Thank you so much for dribbling me over the 1/8th funded line in so short a time! Keep spreading the word m'lovelies!
Meanwhile, as a sort-of reward, here's a little extract from the first chapter. Tell me what you think :)
'There are many reasons why people choose to become police officers. For some it’s a sense of duty or the desire to contribute to a better society. For others it’s a legacy thing; following in a parent’s footsteps. Or maybe it’s simply the stability of a steady wage, or even the glamour and excitement.
I joined for a bet.
I don’t actually recall making the bet as I was celebrating my 18th birthday at the time and it’s all a bit of a beery haze in which swim fragments of memory: a desultory chat about my future career prospects with my homicide detective dad; a clacking typewriter; some congratulatory back-slapping and lewd song singing; lots of cheering and lots and lots of beer. All I know for certain is that I woke up the next morning with the worst hangover I’ve ever had and with the sinking feeling that I’d done something very stupid. And, searching through the pockets of my denim jacket, my worst fears were confirmed when I found a badly typewritten and ale-stained ‘contract’ stating that I’d accepted a £50 bet that I couldn’t survive six months as a cop. I’d signed it. Dad had signed it. And, ridiculously, it was also notarised and signed by two witnesses.
Of course, I tried to wriggle out of it by pointing out that it (probably) wasn’t legally binding and, even it was, I (definitely) hadn’t been of sound mind when I’d signed it. I didn’t want to be a cop, for goodness’ sake. I’d never wanted to be a cop. But Dad was unmoving, taunting me with barbs like: ‘Not man enough, eh?’ or ‘Well, it does take a certain kind of person to wear the uniform’ and ‘Cash or cheque will be fine’.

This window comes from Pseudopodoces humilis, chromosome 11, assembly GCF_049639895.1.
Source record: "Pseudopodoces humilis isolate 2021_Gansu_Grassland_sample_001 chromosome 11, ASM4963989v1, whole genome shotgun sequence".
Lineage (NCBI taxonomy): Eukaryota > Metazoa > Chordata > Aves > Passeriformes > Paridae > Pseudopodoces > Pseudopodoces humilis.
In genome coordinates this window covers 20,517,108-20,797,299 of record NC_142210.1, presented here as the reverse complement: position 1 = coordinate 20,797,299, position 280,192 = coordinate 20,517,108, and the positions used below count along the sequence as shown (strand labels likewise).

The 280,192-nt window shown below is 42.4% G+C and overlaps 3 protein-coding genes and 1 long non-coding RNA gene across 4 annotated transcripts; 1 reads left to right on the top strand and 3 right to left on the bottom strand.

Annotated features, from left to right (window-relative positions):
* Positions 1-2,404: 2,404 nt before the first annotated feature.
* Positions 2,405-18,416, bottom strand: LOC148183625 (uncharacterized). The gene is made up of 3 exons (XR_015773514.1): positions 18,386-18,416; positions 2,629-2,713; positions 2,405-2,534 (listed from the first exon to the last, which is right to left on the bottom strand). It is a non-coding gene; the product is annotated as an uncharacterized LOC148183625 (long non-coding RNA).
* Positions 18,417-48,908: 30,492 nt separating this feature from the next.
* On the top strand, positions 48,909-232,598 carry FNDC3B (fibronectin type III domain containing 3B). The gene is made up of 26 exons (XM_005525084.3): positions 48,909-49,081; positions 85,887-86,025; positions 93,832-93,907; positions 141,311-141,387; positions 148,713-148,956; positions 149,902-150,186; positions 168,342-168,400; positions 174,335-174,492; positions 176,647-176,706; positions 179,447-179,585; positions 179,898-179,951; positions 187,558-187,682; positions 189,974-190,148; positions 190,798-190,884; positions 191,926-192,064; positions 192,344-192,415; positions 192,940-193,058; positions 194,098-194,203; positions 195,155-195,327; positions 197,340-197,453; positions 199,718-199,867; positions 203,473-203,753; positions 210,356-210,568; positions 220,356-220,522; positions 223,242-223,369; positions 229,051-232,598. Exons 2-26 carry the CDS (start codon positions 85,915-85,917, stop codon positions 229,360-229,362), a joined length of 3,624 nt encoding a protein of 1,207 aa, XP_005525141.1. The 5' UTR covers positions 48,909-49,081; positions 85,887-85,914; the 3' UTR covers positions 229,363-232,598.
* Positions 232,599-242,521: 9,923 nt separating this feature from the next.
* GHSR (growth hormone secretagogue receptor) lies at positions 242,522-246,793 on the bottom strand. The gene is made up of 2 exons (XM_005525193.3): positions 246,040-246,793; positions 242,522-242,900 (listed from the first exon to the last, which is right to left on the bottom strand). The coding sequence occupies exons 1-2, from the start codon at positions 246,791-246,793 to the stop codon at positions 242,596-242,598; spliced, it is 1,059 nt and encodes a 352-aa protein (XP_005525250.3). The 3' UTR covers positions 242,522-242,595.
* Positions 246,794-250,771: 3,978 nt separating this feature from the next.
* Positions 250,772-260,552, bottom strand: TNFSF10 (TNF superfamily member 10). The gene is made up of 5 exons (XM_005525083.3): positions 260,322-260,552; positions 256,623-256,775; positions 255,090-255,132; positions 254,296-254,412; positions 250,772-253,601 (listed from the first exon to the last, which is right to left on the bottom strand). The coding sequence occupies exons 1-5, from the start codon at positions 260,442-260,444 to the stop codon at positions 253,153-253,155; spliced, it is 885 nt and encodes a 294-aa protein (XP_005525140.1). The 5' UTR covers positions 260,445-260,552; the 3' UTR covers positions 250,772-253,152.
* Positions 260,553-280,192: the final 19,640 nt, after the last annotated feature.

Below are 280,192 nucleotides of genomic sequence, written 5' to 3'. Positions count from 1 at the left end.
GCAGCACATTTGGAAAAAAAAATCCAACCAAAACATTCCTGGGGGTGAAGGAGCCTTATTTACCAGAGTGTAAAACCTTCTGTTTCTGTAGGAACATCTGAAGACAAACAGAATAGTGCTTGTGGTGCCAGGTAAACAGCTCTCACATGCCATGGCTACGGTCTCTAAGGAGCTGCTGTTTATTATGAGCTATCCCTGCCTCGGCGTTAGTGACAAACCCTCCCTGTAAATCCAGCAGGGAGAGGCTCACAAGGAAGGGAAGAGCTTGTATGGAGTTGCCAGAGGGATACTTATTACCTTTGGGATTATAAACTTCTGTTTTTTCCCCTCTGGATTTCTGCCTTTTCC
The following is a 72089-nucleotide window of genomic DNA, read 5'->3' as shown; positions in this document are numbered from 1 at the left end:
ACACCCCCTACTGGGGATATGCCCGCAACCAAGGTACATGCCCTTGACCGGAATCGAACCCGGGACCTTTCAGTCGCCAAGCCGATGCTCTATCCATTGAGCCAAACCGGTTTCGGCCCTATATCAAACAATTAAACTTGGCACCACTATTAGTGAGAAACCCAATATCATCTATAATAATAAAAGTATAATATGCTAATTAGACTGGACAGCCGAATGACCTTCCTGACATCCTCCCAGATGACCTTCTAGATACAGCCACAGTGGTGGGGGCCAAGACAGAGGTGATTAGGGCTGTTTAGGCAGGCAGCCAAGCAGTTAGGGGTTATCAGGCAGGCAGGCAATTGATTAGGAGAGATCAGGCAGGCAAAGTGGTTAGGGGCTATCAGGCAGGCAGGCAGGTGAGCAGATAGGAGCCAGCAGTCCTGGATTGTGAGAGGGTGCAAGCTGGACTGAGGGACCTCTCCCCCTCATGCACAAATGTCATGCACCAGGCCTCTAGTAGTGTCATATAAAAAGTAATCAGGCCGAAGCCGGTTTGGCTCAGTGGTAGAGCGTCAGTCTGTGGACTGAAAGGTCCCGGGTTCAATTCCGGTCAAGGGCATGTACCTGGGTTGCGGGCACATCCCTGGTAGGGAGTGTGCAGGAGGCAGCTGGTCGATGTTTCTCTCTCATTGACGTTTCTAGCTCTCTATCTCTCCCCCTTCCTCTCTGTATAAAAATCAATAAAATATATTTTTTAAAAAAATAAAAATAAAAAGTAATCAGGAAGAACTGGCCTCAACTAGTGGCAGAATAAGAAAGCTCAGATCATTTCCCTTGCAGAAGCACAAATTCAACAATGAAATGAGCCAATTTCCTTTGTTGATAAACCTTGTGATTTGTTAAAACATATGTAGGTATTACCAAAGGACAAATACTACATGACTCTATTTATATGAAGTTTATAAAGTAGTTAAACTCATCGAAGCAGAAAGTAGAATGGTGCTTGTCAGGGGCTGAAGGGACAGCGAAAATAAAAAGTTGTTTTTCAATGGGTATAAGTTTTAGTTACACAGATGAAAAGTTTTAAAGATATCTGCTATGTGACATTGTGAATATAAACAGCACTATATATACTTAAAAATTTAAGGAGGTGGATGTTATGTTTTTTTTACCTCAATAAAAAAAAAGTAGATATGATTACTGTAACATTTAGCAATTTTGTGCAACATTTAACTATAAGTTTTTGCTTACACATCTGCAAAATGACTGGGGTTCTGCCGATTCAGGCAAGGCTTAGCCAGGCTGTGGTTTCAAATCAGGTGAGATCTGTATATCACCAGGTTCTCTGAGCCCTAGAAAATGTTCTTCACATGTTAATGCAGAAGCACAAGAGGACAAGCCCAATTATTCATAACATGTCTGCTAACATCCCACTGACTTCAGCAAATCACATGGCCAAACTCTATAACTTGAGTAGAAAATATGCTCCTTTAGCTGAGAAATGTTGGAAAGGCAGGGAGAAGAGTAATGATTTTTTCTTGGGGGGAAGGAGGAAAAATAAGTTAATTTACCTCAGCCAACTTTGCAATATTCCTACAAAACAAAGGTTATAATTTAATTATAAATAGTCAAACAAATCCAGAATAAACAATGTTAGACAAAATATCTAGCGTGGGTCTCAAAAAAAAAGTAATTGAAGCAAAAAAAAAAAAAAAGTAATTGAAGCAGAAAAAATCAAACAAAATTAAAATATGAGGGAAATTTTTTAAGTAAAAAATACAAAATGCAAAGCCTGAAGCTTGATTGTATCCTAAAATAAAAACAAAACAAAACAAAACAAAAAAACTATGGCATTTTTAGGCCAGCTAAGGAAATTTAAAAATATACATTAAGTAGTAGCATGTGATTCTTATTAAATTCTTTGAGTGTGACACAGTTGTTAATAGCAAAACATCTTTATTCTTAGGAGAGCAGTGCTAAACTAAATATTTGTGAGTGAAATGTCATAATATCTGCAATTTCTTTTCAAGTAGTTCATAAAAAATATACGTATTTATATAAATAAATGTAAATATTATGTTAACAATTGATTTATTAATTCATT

For a while, I quietly fumed. But, as the days passed, the idea started to put out roots. What else was I going to do for the next six months? I’d pretty much buggered up my education – for reasons that will become clear in due course – and had earned myself a set of grades so low that snakes could slither over them. And all of my friends were about to starburst to polytechnics and universities around the country leaving me alone in Cornwall, the poorest county in the UK, where almost all work was seasonal and woefully paid. Back in 1979, the advice doled out by the careers officer at my school was, genuinely, ‘Get out of Cornwall.’
It just so happened that my two best friends were off to Middlesex Poly to study graphic design so, I thought to myself, what if I applied to join the Metropolitan Police and followed them to London? It would mean six months of partying with my best mates in a much more exciting city than I’d been used to. I’d have wages in my pocket. And I’d get to see gigs by all the bands I liked. It seemed to be too good an opportunity to pass up.
So I applied. And I presumably said nothing too outrageous or controversial at my interview (or they were desperate) because I soon received a letter requesting that I report to Hendon Police College on the 18th of February for basic training.'
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